The drone - a symbol of heavy-handed self-centred tourism - Rusty Compass travel blog

The drone - a symbol of heavy-handed self-centred tourism

| 21 Nov 2018
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21 Nov 2018

The drone has arrived. These high-impact flying machines are coming to a beautiful place near you. The drone has transitioned from professional videography gadget to must-have consumer gadget for the social media age.

A few weeks ago I was walking along the heritage listed streets of Hoi An, Vietnam’s old merchant town. One of the best things about Hoi An is that its well preserved streets of mainly Chinese and French colonial buildings are free of motorised vehicles for large parts the day. I was to discover though, that drones are not classed as motorised vehicles. With hundreds of other travellers, I was accompanied along the Thu Bon riverfront by a drone - often at close range.

I've had similar encounters in VIetnam's Phong Nha Ke Bang National Park and on Sydney Harbour.

If you’re in a beautiful place, it seems there’s a fair chance someone will view it as a good place to launch a drone.

Yes, drones capture amazing images. Drone generated travel footage is clogging up my Facebook feed - it’s compelling stuff. But drone footage usually comes at a high cost to other people - be they locals or travellers. In some cases, like the heartrending recent viral footage of a bear cub climbing a slippery snowy mountain, it's the natural world that pays the price. The drone is the perfect symbol of high impact, self absorbed, travel.

Drones of Hoi An
Photo: Mark Bowyer Drones of Hoi An
Phong Nha sunset before the drone arrived
Photo: Mark Bowyer Phong Nha sunset before the drone arrived
Better to be looking up at their world than down on it - Watermelon ladies - Phong Nha
Photo: Mark Bowyer Better to be looking up at their world than down on it - Watermelon ladies - Phong Nha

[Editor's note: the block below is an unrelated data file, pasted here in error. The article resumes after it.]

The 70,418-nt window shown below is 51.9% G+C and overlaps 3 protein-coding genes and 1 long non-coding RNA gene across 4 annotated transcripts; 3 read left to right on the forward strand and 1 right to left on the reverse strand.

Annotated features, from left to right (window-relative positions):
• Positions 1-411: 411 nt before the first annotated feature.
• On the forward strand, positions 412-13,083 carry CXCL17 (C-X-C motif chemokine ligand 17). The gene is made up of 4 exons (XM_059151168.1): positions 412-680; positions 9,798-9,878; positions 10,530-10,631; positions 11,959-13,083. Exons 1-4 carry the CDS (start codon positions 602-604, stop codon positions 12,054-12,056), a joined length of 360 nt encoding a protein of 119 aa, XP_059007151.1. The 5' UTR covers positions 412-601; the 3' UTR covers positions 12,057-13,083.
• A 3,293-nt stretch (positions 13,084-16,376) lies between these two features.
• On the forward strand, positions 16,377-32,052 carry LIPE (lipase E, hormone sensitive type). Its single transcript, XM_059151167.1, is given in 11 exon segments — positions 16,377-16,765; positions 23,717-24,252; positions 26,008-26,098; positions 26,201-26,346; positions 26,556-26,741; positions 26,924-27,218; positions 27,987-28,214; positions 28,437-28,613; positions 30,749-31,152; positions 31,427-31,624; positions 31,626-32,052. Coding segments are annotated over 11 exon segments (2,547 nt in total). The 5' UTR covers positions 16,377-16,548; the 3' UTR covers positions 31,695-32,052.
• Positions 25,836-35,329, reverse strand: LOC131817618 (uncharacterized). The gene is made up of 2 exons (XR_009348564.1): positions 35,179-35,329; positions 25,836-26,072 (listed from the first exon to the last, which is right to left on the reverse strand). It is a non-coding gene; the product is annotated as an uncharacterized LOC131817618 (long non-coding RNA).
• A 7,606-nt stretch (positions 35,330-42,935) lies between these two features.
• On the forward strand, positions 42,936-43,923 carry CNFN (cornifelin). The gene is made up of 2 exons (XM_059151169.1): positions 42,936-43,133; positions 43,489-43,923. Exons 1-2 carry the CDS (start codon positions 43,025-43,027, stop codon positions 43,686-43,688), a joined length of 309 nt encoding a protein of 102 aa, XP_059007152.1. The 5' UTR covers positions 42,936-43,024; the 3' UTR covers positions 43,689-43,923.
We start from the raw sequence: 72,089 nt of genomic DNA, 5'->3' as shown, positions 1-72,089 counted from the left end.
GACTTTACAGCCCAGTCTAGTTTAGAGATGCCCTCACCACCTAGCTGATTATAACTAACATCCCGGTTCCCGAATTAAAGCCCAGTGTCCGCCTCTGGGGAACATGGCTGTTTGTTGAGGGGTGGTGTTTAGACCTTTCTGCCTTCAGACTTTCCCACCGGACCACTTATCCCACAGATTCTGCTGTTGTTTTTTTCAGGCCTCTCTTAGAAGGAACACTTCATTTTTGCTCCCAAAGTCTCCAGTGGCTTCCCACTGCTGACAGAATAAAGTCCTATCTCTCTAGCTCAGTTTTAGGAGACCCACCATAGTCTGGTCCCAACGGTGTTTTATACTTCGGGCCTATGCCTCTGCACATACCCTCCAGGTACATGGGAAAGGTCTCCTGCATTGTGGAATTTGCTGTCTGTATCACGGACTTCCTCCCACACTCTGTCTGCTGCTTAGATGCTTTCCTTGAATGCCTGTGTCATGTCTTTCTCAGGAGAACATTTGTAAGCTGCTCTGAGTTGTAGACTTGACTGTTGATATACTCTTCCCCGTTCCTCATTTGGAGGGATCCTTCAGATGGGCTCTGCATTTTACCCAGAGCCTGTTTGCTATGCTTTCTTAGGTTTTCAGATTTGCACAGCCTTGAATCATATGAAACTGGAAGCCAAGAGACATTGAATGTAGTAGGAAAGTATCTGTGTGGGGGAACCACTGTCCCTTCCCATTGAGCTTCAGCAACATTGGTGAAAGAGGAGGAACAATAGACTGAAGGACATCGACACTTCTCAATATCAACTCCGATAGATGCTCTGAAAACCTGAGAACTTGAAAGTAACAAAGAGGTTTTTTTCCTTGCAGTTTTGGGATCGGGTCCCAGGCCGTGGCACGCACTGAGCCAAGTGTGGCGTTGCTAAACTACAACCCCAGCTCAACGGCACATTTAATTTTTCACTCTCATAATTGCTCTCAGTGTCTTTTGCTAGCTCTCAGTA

In Hoi An, I first noticed the drone as I was taking a shot across the river to the old town (with the drone in it). The droner (the owner of a drone) seemed comfortable with the idea that his craft obstructed the views of hundreds of travellers trying to capture their own shot of the old town.

Minutes later, as I walked along the river, the drone was back, hovering way too close to me and hundreds of others enjoying our hit of Hoi An’s superb late afternoon light (see photo). It was invasive, it was noisy and it was appallingly inconsiderate. And I also wondered what would happen if there were two, three, four or more people who wanted to launch drones over that scene?

I’m not saying there is no place for drones. They have professional uses. But in public places, their use should be strictly professional and managed.

In Vietnam, I understand the rules below govern drone use (I couldn’t find anything that looked official, but these conditions were listed on drone websites) -.

You must first apply for and receive a permit to operate a drone in Vietnam.
Do not fly your drone over people or large crowds
Respect others privacy when flying your drone
Do not fly your drone over airports or in areas where aircraft are operating
You must fly during daylight hours and only fly in good weather conditions
Do not fly your drone in sensitive areas including government or military facilities. Use of drones or camera drones in these areas are prohibited.

I didn’t see a requirement that other people’s enjoyment of beautiful, serene places should be respected.

My catalogue of drone groans doesn’t even contemplate the violations of privacy, security and safety that accompany flying small aircraft around people and places. They’re not trivial considerations. I’ve had several professional droners tell me recently how their drones went AWOL and were lost forever - presumably crashing to the ground somewhere. And what of the countless malevolent uses for drones?

It’s strange in a global environment of paranoia about nearly everything - especially security - that drones have been given a free pass in many instances.

I have never seen a place that didn't look good from a drone - which explains their appeal. They capture beauty - but their images are usually divorced from the reality of what's on the ground.

Treading lightly has long been one of the best values of travel. And travel is best when you are among people and places - not above them. The detail on the ground is more beautiful, textured and important than the grand sweep from the air.

Rusty Compass will stay firmly placed on the ground for now. And I won’t be unhappy to see drones disappear as a consumer travel accessory.

Mark Bowyer
Mark Bowyer is the founder and publisher of Rusty Compass.
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